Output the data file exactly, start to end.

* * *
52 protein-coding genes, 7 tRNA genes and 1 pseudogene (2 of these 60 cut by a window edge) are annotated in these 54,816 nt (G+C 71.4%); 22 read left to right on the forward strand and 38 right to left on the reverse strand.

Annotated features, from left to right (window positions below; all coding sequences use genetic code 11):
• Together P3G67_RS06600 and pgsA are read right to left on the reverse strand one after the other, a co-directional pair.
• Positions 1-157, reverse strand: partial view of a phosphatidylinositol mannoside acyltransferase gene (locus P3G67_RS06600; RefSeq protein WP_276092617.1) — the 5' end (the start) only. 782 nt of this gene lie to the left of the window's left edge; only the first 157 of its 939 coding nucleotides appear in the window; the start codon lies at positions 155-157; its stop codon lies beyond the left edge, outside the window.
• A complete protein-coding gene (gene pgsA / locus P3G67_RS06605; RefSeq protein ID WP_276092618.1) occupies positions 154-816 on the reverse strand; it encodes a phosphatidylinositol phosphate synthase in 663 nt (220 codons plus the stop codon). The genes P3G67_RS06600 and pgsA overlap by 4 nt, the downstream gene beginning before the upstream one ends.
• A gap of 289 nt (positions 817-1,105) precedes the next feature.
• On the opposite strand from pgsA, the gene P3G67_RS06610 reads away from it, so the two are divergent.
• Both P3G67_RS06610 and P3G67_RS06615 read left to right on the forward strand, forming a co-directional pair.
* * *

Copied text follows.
52 protein-coding genes, 7 tRNA genes and 1 pseudogene (2 of these 60 cut by a window edge) are annotated in these 54,816 nt (G+C 71.4%); 22 read left to right on the forward strand and 38 right to left on the reverse strand.

Annotated features, from left to right (window positions below; all coding sequences use genetic code 11):
• Together P3G67_RS06600 and pgsA are read right to left on the reverse strand one after the other, a co-directional pair.
• Positions 1-157, reverse strand: partial view of a phosphatidylinositol mannoside acyltransferase gene (locus P3G67_RS06600; RefSeq protein WP_276092617.1) — the 5' end (the start) only. 782 nt of this gene lie to the left of the window's left edge; only the first 157 of its 939 coding nucleotides appear in the window; the start codon lies at positions 155-157; its stop codon lies beyond the left edge, outside the window.
• A complete protein-coding gene (gene pgsA / locus P3G67_RS06605; RefSeq protein ID WP_276092618.1) occupies positions 154-816 on the reverse strand; it encodes a phosphatidylinositol phosphate synthase in 663 nt (220 codons plus the stop codon). The genes P3G67_RS06600 and pgsA overlap by 4 nt, the downstream gene beginning before the upstream one ends.
• A gap of 289 nt (positions 817-1,105) precedes the next feature.
• On the opposite strand from pgsA, the gene P3G67_RS06610 reads away from it, so the two are divergent.
• Both P3G67_RS06610 and P3G67_RS06615 read left to right on the forward strand, forming a co-directional pair.